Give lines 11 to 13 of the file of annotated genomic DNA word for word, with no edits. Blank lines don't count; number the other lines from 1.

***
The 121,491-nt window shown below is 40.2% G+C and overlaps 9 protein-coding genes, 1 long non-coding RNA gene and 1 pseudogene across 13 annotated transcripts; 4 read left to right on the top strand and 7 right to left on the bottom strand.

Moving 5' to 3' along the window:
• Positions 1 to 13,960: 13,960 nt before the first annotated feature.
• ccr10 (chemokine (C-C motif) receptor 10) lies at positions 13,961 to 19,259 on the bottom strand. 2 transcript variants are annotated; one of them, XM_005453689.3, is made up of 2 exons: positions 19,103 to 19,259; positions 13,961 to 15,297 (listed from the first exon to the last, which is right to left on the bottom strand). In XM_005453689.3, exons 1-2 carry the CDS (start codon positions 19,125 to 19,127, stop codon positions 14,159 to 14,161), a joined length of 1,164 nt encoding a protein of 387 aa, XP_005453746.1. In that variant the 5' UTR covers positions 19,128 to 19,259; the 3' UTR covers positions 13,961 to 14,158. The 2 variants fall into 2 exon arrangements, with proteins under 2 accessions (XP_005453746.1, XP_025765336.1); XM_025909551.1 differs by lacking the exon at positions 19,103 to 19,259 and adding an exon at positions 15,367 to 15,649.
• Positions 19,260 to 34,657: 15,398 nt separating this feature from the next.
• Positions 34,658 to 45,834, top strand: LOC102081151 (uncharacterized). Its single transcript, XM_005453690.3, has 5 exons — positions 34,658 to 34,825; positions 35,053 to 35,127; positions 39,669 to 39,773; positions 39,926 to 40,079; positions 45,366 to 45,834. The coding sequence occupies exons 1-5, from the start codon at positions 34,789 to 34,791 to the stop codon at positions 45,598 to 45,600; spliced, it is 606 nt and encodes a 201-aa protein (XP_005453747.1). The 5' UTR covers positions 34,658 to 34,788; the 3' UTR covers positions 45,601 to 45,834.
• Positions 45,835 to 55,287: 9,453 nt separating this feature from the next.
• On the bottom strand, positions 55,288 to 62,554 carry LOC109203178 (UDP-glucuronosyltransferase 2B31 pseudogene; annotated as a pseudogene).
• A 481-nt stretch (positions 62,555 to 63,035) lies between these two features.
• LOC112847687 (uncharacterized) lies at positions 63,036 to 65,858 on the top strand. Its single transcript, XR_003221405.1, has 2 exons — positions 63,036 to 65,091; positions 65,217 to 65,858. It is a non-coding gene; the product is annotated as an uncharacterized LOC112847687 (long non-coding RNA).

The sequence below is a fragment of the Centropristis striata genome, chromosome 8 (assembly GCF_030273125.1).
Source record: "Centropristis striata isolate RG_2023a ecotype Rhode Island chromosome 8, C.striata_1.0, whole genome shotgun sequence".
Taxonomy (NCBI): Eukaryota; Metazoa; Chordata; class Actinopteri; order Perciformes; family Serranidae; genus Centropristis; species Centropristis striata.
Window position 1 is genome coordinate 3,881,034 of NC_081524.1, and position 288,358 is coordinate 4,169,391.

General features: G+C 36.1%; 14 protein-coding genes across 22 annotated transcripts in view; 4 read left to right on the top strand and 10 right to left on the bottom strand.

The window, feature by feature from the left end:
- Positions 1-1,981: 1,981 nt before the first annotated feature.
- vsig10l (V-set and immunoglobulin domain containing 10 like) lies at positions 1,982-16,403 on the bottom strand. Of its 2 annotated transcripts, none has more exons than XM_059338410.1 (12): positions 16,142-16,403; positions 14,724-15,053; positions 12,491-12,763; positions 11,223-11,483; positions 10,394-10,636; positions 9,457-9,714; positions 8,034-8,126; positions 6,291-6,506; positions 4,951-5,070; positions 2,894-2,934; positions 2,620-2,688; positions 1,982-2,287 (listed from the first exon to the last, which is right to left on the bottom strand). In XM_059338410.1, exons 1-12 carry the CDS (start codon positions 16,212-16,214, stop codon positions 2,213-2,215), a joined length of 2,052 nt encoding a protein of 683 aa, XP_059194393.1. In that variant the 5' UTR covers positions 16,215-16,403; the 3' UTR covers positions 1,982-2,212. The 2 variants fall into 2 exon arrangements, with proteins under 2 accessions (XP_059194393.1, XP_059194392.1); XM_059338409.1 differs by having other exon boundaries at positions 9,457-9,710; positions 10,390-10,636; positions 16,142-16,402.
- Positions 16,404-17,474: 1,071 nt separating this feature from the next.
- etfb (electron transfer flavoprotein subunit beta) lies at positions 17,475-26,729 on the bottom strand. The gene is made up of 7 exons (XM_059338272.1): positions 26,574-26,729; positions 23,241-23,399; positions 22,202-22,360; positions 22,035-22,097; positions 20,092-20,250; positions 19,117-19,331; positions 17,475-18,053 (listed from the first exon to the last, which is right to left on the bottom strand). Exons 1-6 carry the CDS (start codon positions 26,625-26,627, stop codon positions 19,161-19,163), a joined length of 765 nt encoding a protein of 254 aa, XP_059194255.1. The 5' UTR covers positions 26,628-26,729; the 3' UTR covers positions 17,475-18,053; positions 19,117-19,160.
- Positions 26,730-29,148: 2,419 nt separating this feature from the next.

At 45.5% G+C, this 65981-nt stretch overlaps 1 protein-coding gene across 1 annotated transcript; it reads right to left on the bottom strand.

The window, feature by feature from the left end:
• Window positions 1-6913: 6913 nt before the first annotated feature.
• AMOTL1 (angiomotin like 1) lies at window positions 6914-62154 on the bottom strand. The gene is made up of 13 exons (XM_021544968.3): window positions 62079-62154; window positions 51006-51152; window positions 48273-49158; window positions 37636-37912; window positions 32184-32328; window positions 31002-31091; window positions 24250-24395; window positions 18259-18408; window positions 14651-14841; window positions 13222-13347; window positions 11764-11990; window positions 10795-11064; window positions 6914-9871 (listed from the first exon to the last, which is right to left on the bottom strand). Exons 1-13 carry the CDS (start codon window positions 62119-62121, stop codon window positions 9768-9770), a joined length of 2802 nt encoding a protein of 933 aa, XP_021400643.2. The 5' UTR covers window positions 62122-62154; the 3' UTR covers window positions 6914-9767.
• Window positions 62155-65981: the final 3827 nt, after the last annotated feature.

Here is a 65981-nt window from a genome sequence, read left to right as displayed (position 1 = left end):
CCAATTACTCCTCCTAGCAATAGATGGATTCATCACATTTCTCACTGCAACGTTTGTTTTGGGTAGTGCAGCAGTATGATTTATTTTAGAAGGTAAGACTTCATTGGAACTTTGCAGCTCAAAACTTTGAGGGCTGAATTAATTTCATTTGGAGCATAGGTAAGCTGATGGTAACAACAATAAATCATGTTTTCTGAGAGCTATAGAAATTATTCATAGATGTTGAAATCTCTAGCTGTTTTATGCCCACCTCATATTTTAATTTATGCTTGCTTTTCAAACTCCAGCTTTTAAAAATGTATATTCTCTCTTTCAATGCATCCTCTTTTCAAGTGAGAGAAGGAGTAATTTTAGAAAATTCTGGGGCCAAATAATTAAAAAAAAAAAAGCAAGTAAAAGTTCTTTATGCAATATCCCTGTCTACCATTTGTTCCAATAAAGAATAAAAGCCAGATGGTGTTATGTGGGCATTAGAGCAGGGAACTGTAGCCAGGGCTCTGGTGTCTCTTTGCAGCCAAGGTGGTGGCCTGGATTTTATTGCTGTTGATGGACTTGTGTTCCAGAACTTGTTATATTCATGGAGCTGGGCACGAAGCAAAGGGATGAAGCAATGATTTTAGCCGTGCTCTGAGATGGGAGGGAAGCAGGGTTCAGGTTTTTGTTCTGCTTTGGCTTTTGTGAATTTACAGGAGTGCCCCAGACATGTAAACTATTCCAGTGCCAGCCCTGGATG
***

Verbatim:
The sequence below is a fragment of the Centropristis striata genome, chromosome 8 (assembly GCF_030273125.1).
Source record: "Centropristis striata isolate RG_2023a ecotype Rhode Island chromosome 8, C.striata_1.0, whole genome shotgun sequence".
Taxonomy (NCBI): Eukaryota; Metazoa; Chordata; class Actinopteri; order Perciformes; family Serranidae; genus Centropristis; species Centropristis striata.